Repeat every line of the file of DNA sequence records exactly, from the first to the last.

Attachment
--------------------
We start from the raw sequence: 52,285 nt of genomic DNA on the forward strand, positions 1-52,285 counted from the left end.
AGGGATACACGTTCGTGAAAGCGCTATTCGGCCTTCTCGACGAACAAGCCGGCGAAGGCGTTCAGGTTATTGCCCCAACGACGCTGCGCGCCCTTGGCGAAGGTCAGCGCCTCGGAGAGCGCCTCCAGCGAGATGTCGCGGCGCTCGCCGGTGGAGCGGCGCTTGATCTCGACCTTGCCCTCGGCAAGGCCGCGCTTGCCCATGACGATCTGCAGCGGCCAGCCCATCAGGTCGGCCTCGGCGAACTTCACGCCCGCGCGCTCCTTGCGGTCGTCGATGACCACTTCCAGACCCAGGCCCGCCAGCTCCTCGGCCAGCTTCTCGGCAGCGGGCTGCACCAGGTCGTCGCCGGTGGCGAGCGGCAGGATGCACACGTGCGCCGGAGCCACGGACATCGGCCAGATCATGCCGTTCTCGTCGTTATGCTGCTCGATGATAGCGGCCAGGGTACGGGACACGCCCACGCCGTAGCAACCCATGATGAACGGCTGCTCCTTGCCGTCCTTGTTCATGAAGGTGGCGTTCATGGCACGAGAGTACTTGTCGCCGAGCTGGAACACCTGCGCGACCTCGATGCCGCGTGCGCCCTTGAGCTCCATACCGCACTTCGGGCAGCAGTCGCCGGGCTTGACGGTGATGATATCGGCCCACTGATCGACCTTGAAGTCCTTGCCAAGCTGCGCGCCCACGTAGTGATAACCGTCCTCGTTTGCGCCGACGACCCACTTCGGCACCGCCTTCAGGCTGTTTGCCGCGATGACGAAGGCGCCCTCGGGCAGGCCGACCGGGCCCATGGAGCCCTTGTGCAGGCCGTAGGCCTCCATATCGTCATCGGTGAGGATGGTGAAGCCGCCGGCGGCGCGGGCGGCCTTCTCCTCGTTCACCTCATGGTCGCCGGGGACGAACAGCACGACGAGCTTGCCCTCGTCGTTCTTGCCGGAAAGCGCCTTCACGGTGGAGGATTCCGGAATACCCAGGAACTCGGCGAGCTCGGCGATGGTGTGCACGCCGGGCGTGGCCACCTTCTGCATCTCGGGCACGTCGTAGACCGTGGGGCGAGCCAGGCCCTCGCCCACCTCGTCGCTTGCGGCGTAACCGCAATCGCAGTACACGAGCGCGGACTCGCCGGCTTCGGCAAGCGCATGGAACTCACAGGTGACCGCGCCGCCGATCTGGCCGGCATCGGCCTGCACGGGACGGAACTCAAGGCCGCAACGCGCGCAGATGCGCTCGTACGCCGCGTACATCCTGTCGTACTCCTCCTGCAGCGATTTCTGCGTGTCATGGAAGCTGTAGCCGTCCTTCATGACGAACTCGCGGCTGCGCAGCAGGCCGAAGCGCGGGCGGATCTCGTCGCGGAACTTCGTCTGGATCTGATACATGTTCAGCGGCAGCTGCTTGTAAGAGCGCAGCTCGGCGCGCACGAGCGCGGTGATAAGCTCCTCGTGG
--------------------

We start from the raw sequence: 52,285 nt of genomic DNA on the forward strand, positions 1-52,285 counted from the left end.
AGGGATACACGTTCGTGAAAGCGCTATTCGGCCTTCTCGACGAACAAGCCGGCGAAGGCGTTCAGGTTATTGCCCCAACGACGCTGCGCGCCCTTGGCGAAGGTCAGCGCCTCGGAGAGCGCCTCCAGCGAGATGTCGCGGCGCTCGCCGGTGGAGCGGCGCTTGATCTCGACCTTGCCCTCGGCAAGGCCGCGCTTGCCCATGACGATCTGCAGCGGCCAGCCCATCAGGTCGGCCTCGGCGAACTTCACGCCCGCGCGCTCCTTGCGGTCGTCGATGACCACTTCCAGACCCAGGCCCGCCAGCTCCTCGGCCAGCTTCTCGGCAGCGGGCTGCACCAGGTCGTCGCCGGTGGCGAGCGGCAGGATGCACACGTGCGCCGGAGCCACGGACATCGGCCAGATCATGCCGTTCTCGTCGTTATGCTGCTCGATGATAGCGGCCAGGGTACGGGACACGCCCACGCCGTAGCAACCCATGATGAACGGCTGCTCCTTGCCGTCCTTGTTCATGAAGGTGGCGTTCATGGCACGAGAGTACTTGTCGCCGAGCTGGAACACCTGCGCGACCTCGATGCCGCGTGCGCCCTTGAGCTCCATACCGCACTTCGGGCAGCAGTCGCCGGGCTTGACGGTGATGATATCGGCCCACTGATCGACCTTGAAGTCCTTGCCAAGCTGCGCGCCCACGTAGTGATAACCGTCCTCGTTTGCGCCGACGACCCACTTCGGCACCGCCTTCAGGCTGTTTGCCGCGATGACGAAGGCGCCCTCGGGCAGGCCGACCGGGCCCATGGAGCCCTTGTGCAGGCCGTAGGCCTCCATATCGTCATCGGTGAGGATGGTGAAGCCGCCGGCGGCGCGGGCGGCCTTCTCCTCGTTCACCTCATGGTCGCCGGGGACGAACAGCACGACGAGCTTGCCCTCGTCGTTCTTGCCGGAAAGCGCCTTCACGGTGGAGGATTCCGGAATACCCAGGAACTCGGCGAGCTCGGCGATGGTGTGCACGCCGGGCGTGGCCACCTTCTGCATCTCGGGCACGTCGTAGACCGTGGGGCGAGCCAGGCCCTCGCCCACCTCGTCGCTTGCGGCGTAACCGCAATCGCAGTACACGAGCGCGGACTCGCCGGCTTCGGCAAGCGCATGGAACTCACAGGTGACCGCGCCGCCGATCTGGCCGGCATCGGCCTGCACGGGACGGAACTCAAGGCCGCAACGCGCGCAGATGCGCTCGTACGCCGCGTACATCCTGTCGTACTCCTCCTGCAGCGATTTCTGCGTGTCATGGAAGCTGTAGCCGTCCTTCATGACGAACTCGCGGCTGCGCAGCAGGCCGAAGCGCGGGCGGATCTCGTCGCGGAACTTCGTCTGGATCTGATACATGTTCAGCGGCAGCTGCTTGTAAGAGCGCAGCTCGGCGCGCACGAGCGCGGTGATAAGCTCCTCGTGG